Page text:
Sir David Adjaye OBE,
and the ALÁRA space
Over the course of three decades, Sir David Adjaye has contributed immensely to architecture. Indeed, the prominence the profession has beyond members of the design community, and its current place in popular culture owes much to pioneer ‘starchitects’ such as himself. Since founding his studio, Adjaye Associates in 2000, he has been behind some of the most iconic building projects across the globe and his much garlanded career is testament to the quality and breadth of his work.
Tanzanian born to Ghanaian parents working in the diplomatic corps, his peripatetic childhood resulted in a myriad of visual and intellectual reference points as he came into contact with a plethora of cultures. It also formed the genesis for his broad brush approach to architecture and design; cleverly incorporating ideas from numerous influences and sources. For Adjaye, the building project is not merely determined by the client’s brief: music, contemporary art, science and the notion of space, civic life and identity all come into play in realising the vision.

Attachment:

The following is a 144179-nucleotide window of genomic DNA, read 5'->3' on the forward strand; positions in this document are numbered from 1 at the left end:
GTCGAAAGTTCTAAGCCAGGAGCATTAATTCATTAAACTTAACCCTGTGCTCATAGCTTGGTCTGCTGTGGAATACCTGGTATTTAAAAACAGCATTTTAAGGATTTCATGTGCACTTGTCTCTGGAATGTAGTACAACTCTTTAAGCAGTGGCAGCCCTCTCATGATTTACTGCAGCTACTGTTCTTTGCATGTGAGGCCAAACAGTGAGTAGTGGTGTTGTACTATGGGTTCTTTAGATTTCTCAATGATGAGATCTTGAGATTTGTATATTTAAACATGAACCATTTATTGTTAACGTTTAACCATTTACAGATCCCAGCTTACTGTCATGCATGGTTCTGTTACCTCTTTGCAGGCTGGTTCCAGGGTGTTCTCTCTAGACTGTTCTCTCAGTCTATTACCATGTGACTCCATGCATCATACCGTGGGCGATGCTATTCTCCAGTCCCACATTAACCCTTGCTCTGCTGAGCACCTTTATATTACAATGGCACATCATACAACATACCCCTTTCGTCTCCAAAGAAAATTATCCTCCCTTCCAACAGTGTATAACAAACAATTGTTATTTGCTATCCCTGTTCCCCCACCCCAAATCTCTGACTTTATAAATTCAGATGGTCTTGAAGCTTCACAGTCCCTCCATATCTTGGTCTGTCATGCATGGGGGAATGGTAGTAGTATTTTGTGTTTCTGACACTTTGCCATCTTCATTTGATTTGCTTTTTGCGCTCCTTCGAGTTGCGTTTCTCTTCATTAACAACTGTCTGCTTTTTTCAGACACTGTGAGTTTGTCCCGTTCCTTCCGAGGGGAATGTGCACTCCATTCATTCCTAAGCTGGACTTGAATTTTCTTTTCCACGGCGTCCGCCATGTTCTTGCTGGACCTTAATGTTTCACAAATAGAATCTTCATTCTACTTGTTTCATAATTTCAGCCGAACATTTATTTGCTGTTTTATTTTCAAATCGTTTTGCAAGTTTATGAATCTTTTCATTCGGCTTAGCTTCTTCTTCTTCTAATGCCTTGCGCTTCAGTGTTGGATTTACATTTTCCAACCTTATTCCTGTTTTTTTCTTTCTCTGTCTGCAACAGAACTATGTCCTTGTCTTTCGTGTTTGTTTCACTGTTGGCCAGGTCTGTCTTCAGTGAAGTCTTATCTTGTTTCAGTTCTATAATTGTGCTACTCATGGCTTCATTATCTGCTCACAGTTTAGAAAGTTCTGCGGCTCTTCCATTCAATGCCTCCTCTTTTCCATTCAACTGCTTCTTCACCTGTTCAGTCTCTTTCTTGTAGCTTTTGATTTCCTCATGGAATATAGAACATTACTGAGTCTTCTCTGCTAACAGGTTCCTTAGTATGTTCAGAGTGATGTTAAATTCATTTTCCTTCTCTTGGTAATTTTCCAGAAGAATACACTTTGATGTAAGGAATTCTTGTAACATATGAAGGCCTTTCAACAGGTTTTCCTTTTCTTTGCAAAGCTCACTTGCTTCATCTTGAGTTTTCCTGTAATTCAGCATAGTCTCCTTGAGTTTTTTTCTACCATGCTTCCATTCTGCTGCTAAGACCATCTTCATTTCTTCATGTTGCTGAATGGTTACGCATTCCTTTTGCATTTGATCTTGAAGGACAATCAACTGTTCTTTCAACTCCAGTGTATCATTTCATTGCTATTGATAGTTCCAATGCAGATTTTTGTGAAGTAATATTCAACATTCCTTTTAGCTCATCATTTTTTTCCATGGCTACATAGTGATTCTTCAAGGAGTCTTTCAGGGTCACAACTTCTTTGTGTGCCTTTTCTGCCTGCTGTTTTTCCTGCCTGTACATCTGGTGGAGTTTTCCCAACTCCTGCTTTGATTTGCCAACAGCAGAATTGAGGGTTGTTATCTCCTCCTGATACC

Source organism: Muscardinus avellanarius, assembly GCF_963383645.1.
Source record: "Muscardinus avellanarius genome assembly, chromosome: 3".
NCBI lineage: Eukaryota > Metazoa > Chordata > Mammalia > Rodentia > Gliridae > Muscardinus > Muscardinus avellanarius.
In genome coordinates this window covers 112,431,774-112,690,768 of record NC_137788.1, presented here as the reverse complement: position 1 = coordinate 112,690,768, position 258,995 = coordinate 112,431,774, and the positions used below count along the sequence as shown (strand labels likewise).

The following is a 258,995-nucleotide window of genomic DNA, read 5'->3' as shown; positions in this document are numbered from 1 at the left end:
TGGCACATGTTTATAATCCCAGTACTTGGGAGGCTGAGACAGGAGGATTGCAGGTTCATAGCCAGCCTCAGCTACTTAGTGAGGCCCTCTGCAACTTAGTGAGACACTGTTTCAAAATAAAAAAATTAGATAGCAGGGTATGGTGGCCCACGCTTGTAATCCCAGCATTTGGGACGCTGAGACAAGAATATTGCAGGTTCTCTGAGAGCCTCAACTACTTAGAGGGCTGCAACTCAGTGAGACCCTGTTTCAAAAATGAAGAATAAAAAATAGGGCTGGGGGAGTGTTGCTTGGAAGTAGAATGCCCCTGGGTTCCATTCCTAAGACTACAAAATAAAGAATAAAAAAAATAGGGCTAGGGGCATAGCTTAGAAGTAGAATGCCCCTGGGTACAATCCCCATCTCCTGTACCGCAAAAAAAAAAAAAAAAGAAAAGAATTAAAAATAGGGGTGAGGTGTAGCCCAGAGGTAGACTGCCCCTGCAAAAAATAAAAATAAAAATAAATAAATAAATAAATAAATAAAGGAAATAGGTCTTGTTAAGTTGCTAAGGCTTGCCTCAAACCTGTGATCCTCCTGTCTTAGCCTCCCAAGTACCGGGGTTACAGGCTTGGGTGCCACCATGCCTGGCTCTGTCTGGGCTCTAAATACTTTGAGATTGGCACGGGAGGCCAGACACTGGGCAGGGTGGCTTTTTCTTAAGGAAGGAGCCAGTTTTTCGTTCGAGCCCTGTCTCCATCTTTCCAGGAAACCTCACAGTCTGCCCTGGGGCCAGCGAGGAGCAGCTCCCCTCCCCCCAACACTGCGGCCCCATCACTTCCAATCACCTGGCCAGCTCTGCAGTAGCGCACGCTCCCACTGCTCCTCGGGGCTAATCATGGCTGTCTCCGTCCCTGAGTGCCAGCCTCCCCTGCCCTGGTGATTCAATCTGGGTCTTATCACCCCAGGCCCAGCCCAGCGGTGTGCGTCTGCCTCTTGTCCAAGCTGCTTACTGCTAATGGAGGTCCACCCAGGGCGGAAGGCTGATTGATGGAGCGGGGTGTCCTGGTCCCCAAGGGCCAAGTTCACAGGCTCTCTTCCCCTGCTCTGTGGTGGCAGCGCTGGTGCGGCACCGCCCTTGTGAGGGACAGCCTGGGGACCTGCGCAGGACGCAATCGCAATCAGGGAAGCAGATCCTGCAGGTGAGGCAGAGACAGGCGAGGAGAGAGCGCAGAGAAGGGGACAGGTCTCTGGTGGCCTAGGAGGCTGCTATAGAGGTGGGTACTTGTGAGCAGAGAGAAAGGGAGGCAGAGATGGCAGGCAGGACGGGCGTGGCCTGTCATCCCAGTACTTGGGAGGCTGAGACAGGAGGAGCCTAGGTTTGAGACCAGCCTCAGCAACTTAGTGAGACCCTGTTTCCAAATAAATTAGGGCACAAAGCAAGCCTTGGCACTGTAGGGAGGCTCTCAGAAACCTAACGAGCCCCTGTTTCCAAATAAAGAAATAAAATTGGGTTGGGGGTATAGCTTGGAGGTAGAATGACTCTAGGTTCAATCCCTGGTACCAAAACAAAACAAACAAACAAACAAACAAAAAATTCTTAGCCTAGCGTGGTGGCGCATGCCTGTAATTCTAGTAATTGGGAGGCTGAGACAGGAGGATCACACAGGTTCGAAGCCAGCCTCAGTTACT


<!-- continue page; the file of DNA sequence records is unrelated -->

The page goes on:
With studios in London, New York and Accra he has a team dedicated to expanding on his design language motifs which centre around innovative use of diverse materials, fearless use of colour and their constant interplay with light. Some of his most noted works include the Smithsonian Institute’s National Museum of African American History and Culture in Washington DC, The Idea Stores in London and the Nobel Peace Centre in Oslo.
Given his daring approach and the diverse experience he possesses, it was inevitable that Adjaye would come to be commissioned to design the Alara store in Lagos. For Founder Reni Folawiyo, it was essential that the space was more than a luxury destination but spoke directly to the stories found within its walls and on a wider scale, across Africa. Since the store’s launch, the terracotta and slate coloured, light filled building with cathedral height ceilings has become a Lagos landmark in and of itself. More potently it has come to represent Black excellence in its truest sense: as creative practitioners across all disciplines express and display the beautiful present and future possibilities for the continent, via the lens of their work.